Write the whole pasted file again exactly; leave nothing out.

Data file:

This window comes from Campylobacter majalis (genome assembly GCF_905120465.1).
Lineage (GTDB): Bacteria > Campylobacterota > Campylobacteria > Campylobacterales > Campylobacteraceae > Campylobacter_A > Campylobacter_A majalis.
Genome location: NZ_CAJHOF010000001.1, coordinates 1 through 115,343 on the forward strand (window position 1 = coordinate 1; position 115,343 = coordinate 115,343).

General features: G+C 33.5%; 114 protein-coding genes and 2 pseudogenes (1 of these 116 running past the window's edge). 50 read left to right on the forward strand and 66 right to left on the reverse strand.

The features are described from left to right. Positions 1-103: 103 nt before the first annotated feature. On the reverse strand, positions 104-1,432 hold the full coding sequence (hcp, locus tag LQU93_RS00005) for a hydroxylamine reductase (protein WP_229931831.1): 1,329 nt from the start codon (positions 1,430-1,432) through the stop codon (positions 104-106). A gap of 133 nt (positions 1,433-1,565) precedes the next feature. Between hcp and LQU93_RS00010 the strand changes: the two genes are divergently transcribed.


This window comes from Campylobacter majalis (genome assembly GCF_905120465.1).
Lineage (GTDB): Bacteria > Campylobacterota > Campylobacteria > Campylobacterales > Campylobacteraceae > Campylobacter_A > Campylobacter_A majalis.
Genome location: NZ_CAJHOF010000001.1, coordinates 1 through 115,343 on the forward strand (window position 1 = coordinate 1; position 115,343 = coordinate 115,343).

General features: G+C 33.5%; 114 protein-coding genes and 2 pseudogenes (1 of these 116 running past the window's edge). 50 read left to right on the forward strand and 66 right to left on the reverse strand.

The features are described from left to right. Positions 1-103: 103 nt before the first annotated feature. On the reverse strand, positions 104-1,432 hold the full coding sequence (hcp, locus tag LQU93_RS00005) for a hydroxylamine reductase (protein WP_229931831.1): 1,329 nt from the start codon (positions 1,430-1,432) through the stop codon (positions 104-106). A gap of 133 nt (positions 1,433-1,565) precedes the next feature. Between hcp and LQU93_RS00010 the strand changes: the two genes are divergently transcribed.